When daydreaming becomes a disorder
The professor who discovered maladaptive daydreaming says the condition sometimes begins as a means of coping with depression, loneliness and social anxiety.
You and your sibling, both young and ambitious, stand together. You're both very beautiful and successful and are each other’s best friends. You both have lots of friends and feel deep love for each other.
You are awash with riches, with a feeling that you've gotten what you wanted in life. You feel a sense of vindication from everyone who thought you'd fail. Your mother says she's proud of you.
Many of us tend to daydream; these occasional, fleeting fantasies usually amount to nothing more than a benign distraction. They're a temporary escape from a hectic or tedious routine, and usually harmless, as the daydreamer can easily snap back into reality after some moments.
But there's another type of daydreaming that can be much more intense and much more difficult to control – and often signals a much bigger issue. It can even become addictive. It's called maladaptive daydreaming, and it's a term coined by Dr. Eli Somer, a clinical psychologist and professor emeritus at the University of Haifa in Israel.
Somer sat down with From The Grapevine to explain how he came to study daydreaming, what makes maladaptive daydreaming different from regular daydreaming, and how to treat it.
How was maladaptive daydreaming discovered?
Somer's "discovery" of MD about 20 years ago came as a sort of coincidence, he said. "Several patients in my trauma practice were alluding to their fantasy life. The descriptions of their mental activity caught my attention because it represented a very vivid form of fantasy. Because it was associated with impairment of functioning, I called it 'maladaptive daydreaming.'”
What do MD patients experience?
The daydreaming patients with MD experience is very vivid, in many cases, creating a sense of presence. It is usually fantastical and is unrelated to a person’s reality. Most people with MD report an urge to engage in repetitive movements, such as pacing or rocking.
And though it's involuntary, Somer said, people who experience MD tend to become addicted to it. "People experience a yearning to repeat the experience and prefer it to many other ‘real-life’ responsibilities," Somer told us.
In the examples at the top of this article, both patients were experiencing MD symptoms and were having trouble controlling the onset of the dreams. They felt that they had to find something to trigger their dreams to keep from acknowledging their reality: that they did not have a sibling who loved them, that they were not rich, or that their mother was not proud of them.
One way that MDers trigger their daydreams is through music. Certain types of music tends to evoke fantasies by setting a "soundtrack," Somer said.
How is it different from normal daydreaming?
According to the American Psychiatric Association, any behavior or a mental state can be regarded as pathological if it creates distress and/or interferes with some important area of functioning. This is what sets maladaptive daydreaming apart from typical daydreaming, Somer said.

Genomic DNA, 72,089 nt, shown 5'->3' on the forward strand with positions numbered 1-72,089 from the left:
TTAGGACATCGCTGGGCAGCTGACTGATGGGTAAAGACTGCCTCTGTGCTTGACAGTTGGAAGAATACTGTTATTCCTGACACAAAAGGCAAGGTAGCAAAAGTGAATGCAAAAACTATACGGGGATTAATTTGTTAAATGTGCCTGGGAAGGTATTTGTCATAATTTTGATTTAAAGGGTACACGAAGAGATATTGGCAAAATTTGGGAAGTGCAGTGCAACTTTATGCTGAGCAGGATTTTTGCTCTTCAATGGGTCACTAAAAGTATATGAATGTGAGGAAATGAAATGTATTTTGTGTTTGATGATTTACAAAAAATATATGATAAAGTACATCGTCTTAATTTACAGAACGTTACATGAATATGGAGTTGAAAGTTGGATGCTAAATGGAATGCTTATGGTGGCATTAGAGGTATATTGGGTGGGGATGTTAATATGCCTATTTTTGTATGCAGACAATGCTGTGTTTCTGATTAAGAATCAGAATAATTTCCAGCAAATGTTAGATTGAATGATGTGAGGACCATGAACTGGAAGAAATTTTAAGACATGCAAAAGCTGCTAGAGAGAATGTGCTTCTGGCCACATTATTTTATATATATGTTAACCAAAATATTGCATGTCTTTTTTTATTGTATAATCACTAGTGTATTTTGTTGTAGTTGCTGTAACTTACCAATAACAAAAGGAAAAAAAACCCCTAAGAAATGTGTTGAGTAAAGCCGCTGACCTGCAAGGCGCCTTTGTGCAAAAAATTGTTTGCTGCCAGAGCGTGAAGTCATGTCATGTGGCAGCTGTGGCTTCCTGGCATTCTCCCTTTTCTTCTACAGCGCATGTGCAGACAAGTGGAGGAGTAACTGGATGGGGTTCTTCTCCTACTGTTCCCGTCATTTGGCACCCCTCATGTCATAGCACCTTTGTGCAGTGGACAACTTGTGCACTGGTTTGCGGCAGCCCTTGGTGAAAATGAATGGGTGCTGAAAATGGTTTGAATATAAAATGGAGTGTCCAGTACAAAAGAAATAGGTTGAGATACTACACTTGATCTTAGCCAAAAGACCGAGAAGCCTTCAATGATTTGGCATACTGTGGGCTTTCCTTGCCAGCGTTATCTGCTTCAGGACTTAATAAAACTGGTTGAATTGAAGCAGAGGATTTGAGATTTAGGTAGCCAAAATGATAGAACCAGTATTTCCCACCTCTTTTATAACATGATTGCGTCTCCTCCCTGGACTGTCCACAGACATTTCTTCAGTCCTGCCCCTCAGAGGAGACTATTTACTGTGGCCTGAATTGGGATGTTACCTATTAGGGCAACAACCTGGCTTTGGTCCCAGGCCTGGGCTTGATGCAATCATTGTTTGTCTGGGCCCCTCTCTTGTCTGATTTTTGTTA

How is MD diagnosed?
Through his research, Somer devised a 16-item Maladaptive Daydreaming Scale. Clinicians will typically use his scale, as well as a structured interview, to make a diagnosis. Patients are asked to refer to their daydreaming activities in the last month and evaluate how often those activities occur. A sample question: "Some people get so caught up in their daydreaming that they forget where they are. How often do you forget where you are when you daydream?"
How is it treated?
Treatment, Somer told us, is not always easy with MD. It sometimes begins as a means of coping with various difficulties such as depression, loneliness and social anxiety. So it is vital to identify such underlying issues and resolve them correctly, rather than just treating the symptoms of MD.
"It needs to be treated as such by helping patients monitor their daydreaming and counteract it with incompatible behaviors. For example, it is very difficult to daydream while interacting with others, or while practicing mindful awareness of the external reality," he explained.
In addition, Somer said he and his colleagues are currently conducting clinical trials to evaluate new potential treatments.
What has changed about MD since the discovery?
To write his seminal paper coining the term in 2002, Somer had used trauma survivors in his therapy practice as subjects. So he concluded, then, that MD was another form of post-traumatic dissociation. But upon further research, he discovered that although MD is related to trauma and more prevalent among survivors, trauma is not a necessary precursor to MD.
Since the publication of that paper, research in the field has flourished. More than 32 peer-reviewed scientific articles have been published on maladaptive daydreaming.
"Suffice for me to say that I am confident we have established MD as a reliable and distinct construct," Somer said. "It is gradually gaining the evidence needed for it to be considered a valid psychiatric disorder."
If someone thinks they have MD, how can they get the help they need?
There are many doctors around the world who can help patients with MD. Though his practice is in Israel, Somer said one does not need to be there to consult with him. Many people find him through his research website. "I am receiving several requests for professional consultation every week," he said. "They come from all corners of the world. I am delighted that awareness of MD is spreading out."
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